(NationalUSNews.com) — According to agency data regarding various Immigration and Customs Enforcement facilities, migrant detention facilities at the southern United States border have hundreds of empty beds. The data is a shock to many, as the United States is currently experiencing a record-breaking surge in immigration, with tens of thousands of migrants crossing each month.
One facility located in California is capable of housing over 600 immigrants but currently holds 16. According to authorities, the decision to avoid keeping facilities at maximum capacity stems from pandemic-era policies, which force facility staff to avoid housing many migrants to slow the spread of disease. The ICE detention centers in Texas are constantly near maximum capacity, but other facilities have ample free space and regularly release detained immigrants without further action. The facilities aren’t just refusing to use the space either, as certain detainment centers cost taxpayers millions.
One such facility in Georgia received $12.5 million from the federal government for unused beds. The center received heavy scrutiny during the pandemic due to the ICE staff’s refusal to provide immigrants with health care, causing the immigration detention center to be one of the deadliest in the country. Throughout the pandemic, the facility housed multiple immigrants who died from the virus, likely due to the staff’s decision to ignore medical requests and the lack of routine health checks. Despite the facility’s designation as one of the nation’s deadliest detainment centers, the federal government provided the Georgia center with millions in funding. This information comes from a United States Department of Homeland Security report.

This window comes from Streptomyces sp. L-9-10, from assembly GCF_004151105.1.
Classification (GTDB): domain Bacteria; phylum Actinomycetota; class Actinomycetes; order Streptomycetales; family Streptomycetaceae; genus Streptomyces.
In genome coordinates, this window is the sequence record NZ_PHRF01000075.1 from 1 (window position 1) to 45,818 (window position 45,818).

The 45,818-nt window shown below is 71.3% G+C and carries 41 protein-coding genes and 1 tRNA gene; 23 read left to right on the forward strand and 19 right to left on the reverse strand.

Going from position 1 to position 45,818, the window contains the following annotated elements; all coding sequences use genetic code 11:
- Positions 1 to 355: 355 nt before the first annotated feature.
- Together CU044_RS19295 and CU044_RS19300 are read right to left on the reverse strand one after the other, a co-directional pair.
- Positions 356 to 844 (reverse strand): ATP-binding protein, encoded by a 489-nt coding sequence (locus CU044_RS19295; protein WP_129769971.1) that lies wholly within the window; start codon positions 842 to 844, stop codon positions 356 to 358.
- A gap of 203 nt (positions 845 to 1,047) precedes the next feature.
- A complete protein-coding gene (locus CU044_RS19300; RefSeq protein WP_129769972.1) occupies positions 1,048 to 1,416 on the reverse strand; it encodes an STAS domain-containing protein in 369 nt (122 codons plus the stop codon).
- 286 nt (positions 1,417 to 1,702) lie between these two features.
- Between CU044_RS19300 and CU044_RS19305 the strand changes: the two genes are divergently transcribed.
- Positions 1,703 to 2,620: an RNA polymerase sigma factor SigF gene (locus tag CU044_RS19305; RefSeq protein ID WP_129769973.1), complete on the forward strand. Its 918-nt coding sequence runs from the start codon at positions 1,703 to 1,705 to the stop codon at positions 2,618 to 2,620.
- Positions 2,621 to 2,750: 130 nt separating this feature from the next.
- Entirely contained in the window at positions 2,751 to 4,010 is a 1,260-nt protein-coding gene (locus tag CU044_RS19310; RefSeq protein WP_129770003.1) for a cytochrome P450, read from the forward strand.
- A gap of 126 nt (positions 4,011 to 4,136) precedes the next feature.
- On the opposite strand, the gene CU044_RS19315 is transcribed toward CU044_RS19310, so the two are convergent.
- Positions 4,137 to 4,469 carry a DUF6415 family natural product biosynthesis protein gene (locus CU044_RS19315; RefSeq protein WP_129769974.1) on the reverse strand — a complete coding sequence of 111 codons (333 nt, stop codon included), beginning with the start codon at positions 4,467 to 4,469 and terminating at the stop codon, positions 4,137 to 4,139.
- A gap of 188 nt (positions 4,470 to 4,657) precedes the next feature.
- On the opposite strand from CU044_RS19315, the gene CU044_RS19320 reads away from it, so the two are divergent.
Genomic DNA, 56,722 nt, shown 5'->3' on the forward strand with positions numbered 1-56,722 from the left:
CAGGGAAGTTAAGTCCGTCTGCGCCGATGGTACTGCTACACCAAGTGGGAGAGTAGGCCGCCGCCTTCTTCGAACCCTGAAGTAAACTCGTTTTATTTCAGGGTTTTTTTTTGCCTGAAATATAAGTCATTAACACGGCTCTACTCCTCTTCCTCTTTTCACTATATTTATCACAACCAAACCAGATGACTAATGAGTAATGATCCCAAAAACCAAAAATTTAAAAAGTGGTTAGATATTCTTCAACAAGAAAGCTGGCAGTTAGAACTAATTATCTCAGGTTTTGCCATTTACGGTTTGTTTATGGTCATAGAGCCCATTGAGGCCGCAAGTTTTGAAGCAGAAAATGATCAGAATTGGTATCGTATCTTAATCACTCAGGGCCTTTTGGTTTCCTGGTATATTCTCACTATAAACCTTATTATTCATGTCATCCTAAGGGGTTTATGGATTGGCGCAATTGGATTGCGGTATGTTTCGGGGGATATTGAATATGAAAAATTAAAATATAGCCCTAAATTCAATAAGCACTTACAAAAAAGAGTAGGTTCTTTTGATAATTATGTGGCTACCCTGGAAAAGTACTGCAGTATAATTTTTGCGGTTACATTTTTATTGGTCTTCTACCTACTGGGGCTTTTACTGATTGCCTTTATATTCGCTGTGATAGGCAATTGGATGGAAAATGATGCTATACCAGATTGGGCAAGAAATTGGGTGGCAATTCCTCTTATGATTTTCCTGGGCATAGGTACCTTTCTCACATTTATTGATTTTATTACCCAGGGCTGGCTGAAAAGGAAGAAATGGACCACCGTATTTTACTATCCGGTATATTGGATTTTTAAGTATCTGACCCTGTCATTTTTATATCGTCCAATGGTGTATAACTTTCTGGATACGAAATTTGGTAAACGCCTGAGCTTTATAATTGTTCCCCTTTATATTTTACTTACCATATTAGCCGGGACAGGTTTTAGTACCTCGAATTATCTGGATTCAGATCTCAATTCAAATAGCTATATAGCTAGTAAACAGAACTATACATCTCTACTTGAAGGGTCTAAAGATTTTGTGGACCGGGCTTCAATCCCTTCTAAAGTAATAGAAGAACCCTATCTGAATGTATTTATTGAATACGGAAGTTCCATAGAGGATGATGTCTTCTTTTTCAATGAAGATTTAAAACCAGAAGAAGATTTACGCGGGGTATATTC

The report covers facilities nationwide and details the “barbaric” treatment of immigrants housed in each detainment center. According to the report, immigrants suffered multiple civil rights abuses, including pepper-spraying detainees with mental illnesses. The report is especially damning, as the federal government repeatedly hindered the NPR’s attempts to enact the Freedom of Information Act to retrieve the report. Despite the poor treatment of immigrants by the staff, the facilities remain largely uninhabited and capable of housing hundreds more.
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